14. 14.
    Cappuccio FP, Oakeshott P, Strazzullo P, et al. Application of Framingham risk estimates to ethnic minorities in United Kingdom and implications for primary prevention of heart disease in general practice: cross sectional population based study. BMJ. 2002;325(7375):1271.PubMedPubMedCentralCrossRefGoogle Scholar
  15. 15.
    Quirke TP, Gill PS, Mant JW, et al. The applicability of the Framingham coronary heart disease prediction function to black and minority ethnic groups in the UK. Heart. 2003;89(7):785–6.PubMedPubMedCentralCrossRefGoogle Scholar
  16. 16.
    Bhopal R, Fischbacher C, Vartiainen E, et al. Predicted and observed cardiovascular disease in South Asians: application of FINRISK, Framingham and SCORE models to Newcastle Heart Project data. J Public Health (Oxf). 2005;27(1):93–100.CrossRefGoogle Scholar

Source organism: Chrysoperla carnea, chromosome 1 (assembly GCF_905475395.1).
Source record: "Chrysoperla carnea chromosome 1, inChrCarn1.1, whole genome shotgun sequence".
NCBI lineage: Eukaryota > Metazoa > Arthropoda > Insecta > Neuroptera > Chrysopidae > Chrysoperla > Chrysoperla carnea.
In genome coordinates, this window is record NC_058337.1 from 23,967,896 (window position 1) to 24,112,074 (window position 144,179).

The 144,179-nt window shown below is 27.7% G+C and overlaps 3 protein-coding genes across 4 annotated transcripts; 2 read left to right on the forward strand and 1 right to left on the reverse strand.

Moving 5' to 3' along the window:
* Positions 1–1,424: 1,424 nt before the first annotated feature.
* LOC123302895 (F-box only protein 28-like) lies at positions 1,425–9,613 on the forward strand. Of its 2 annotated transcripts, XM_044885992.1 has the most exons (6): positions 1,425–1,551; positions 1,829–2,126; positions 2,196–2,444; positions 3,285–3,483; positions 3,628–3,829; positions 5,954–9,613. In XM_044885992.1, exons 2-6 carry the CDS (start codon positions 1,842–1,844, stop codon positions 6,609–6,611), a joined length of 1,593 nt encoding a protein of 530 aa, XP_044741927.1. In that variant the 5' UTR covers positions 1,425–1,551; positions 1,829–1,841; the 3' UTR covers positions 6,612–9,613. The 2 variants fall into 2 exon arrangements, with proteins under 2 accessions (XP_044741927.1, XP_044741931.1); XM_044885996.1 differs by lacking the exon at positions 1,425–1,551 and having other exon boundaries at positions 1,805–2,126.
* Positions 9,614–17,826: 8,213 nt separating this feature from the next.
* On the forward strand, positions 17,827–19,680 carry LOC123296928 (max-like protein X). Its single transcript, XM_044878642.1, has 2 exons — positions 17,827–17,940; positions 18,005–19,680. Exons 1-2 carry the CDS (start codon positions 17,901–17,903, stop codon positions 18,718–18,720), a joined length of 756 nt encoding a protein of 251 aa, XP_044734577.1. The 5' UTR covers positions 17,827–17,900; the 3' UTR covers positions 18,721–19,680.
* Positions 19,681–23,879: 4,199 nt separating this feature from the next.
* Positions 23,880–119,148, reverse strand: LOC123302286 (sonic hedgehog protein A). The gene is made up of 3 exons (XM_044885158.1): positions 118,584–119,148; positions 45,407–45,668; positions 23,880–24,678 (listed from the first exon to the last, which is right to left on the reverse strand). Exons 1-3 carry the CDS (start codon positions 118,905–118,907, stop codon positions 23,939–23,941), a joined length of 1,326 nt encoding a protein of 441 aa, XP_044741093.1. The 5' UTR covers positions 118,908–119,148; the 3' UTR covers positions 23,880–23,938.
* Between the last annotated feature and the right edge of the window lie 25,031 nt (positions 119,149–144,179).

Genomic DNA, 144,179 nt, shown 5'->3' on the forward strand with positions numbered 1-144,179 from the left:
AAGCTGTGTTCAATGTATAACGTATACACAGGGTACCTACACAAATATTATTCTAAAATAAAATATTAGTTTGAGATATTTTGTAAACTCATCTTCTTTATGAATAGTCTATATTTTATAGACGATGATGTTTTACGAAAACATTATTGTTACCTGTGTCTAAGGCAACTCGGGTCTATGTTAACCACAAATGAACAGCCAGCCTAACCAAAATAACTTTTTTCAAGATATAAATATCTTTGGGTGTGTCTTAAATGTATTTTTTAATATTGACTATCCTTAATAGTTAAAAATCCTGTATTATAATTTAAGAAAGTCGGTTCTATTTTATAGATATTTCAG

17. 17.
    Piepoli MF, Hoes AW, Agewall S, et al. 2016 European guidelines on cardiovascular disease prevention in clinical practice: The Sixth Joint Task Force of the European Society of Cardiology and other societies on cardiovascular disease prevention in clinical practice (constituted by representatives of 10 societies and by invited experts) developed with the special contribution of the European Association for Cardiovascular Prevention & Rehabilitation (EACPR). Eur Heart J. 2016;37(29):2315–81.PubMedPubMedCentralCrossRefGoogle Scholar
  18. 18.
    Oppenheimer GM. Becoming the Framingham study 1947-1950. Am J Public Health. 2005;95(4):602–10.PubMedPubMedCentralCrossRefGoogle Scholar
  19. 19.
    Assmann G, Schulte H, Cullen P, et al. Assessing risk of myocardial infarction and stroke: new data from the Prospective Cardiovascular Munster (PROCAM) study. Eur J Clin Investig. 2007;37(12):925–32.CrossRefGoogle Scholar
  20. 20.
    Panagiotakos DB, Fitzgerald AP, Pitsavos C, et al. Statistical modelling of 10-year fatal cardiovascular disease risk in Greece: the HellenicSCORE (a calibration of the ESC SCORE project). Hell J Cardiol. 2007;48(2):55–63.Google Scholar
  21. 21.